Christopher B. James

equipping the church for a changing context

Across the nation, pastors and church planters are encountering the reality that the church is in the midst of a season of dramatic cultural and religious shifts. These shifts have profound implications for ministry and mission. Led by Dr. Christopher James and Dr. Alan Roxburgh, this Doctor of Ministry Cohort at the University of Dubuque Theological Seminary will go on a journey of discerning the unique character of our emerging context, learn what kind of faithful leadership it requires and develop the critical spiritual and missional practices that equip us to join God’s mission in the midst of our communities and neighborhoods.

Learn more about the Master of Arts in Mission and Discipleship at University of Dubuque Theological Seminary.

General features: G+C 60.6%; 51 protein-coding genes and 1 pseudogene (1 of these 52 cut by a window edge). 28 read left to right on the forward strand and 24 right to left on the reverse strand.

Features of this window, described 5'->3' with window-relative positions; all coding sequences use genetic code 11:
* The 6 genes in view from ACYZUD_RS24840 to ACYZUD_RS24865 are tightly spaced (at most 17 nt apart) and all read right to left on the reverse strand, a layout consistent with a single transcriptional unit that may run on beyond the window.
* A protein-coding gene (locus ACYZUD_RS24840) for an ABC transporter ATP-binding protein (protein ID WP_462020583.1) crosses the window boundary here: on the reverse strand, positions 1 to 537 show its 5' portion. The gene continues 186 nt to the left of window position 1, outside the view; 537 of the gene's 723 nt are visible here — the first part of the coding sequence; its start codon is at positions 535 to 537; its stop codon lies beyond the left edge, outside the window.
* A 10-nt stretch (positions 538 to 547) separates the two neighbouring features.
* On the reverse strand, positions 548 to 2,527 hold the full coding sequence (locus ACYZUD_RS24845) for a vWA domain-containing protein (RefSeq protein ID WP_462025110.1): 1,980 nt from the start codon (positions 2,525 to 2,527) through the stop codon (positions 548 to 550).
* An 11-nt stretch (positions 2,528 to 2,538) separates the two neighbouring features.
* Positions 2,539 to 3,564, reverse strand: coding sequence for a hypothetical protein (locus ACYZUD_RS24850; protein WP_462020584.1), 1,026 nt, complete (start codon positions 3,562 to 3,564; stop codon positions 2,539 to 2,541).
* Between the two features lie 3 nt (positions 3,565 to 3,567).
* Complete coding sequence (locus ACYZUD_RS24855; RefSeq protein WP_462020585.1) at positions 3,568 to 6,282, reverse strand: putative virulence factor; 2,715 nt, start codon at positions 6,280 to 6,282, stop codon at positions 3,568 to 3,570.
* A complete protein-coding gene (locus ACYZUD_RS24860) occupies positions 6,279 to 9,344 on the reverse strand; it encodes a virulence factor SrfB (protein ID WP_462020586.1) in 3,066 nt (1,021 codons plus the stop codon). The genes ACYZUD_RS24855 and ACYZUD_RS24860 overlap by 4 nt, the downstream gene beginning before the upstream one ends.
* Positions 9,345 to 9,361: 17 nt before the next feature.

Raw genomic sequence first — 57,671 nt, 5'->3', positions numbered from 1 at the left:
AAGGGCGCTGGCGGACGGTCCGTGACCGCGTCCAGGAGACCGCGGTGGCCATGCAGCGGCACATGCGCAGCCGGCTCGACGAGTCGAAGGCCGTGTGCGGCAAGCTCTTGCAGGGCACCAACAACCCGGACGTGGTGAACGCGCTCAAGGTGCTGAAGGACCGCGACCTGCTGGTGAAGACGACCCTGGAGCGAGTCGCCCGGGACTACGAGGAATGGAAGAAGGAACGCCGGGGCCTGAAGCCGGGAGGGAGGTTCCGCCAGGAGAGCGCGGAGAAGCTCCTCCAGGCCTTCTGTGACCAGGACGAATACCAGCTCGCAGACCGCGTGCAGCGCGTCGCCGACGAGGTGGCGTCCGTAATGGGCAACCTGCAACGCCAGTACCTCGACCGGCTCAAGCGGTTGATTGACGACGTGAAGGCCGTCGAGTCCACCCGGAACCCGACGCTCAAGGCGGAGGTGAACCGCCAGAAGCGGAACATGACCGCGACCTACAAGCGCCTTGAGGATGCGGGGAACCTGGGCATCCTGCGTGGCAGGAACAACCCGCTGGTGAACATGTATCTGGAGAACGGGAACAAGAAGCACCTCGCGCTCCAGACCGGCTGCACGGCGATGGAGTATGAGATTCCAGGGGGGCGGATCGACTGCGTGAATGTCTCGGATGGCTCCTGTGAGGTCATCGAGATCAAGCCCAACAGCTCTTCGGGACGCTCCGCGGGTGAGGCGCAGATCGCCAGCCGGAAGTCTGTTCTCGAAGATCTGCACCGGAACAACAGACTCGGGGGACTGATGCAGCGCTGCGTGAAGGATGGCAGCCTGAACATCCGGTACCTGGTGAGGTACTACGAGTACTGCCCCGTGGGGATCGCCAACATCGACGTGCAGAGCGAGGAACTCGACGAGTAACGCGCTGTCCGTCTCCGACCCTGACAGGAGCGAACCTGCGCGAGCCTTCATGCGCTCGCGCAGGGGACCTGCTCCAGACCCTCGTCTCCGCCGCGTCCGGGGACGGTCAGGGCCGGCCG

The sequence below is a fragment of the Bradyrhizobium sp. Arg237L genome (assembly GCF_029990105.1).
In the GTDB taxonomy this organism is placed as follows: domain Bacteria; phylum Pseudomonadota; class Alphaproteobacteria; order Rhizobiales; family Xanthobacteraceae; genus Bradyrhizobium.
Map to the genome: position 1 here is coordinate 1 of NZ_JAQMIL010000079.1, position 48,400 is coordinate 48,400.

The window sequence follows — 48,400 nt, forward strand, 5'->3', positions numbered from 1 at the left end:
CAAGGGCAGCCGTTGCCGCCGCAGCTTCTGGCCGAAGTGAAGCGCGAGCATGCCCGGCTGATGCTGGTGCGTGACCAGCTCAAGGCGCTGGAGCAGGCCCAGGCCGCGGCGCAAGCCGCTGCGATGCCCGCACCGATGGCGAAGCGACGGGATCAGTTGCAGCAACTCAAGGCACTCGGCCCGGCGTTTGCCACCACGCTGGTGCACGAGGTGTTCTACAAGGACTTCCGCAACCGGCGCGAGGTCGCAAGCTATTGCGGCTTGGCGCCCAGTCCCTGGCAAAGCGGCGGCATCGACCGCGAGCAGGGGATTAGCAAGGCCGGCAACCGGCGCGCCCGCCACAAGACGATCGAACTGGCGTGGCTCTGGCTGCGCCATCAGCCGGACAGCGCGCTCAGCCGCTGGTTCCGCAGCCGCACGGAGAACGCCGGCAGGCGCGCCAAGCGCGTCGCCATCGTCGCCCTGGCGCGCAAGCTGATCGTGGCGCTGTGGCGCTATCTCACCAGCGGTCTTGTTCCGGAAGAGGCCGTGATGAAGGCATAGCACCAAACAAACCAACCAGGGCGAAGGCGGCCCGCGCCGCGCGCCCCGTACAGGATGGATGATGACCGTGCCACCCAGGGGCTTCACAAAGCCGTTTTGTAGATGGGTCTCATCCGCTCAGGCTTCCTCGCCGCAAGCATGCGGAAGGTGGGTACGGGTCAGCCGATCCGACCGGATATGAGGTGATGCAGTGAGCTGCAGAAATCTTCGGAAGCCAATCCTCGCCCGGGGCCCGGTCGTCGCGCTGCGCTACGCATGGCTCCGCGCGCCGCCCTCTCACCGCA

University of Dubuque Theological Seminary: Master of Arts in Mission and Discipleship


Stories, articles and videos curated by Christopher B. James on church, culture, and neighborhoods.

Newbigin's Gospel in a Pluralist Society

A while back I was invited to speak to a group called Theology on Tap about "The Gospel in a Post-Christian World." The topic, it seemed to me, begged two questions. The first is “What is the gospel?” and the second is “Where are we? What is this post-Christian world in which we live?”
The Pacific Northwest is often called the "None Zone" because of the number of people who claim no religious affiliation. Yet, theologians and sociologists are paying close attention to churches in Seattle.

Perspectives on Ecclesiology and Ethnography (Review)

My review of Perspectives on Ecclesiology and Ethnography edited by Pete Ward. Originally published in Missiology: An International Review.

What Churches Can Learn From New Monasticism

The rise of the “new monasticism” to popular awareness in recent years might lead the uninformed to imagine that Christian communalism is a recent phenomenon. The truth is that Christians have lived in intimate community settings since the very beginnings of the Way. What is new about new monasticism is largely a matter of its historical and geographical contexts, the catchy moniker, and the recent dialog with the Benedictine tradition.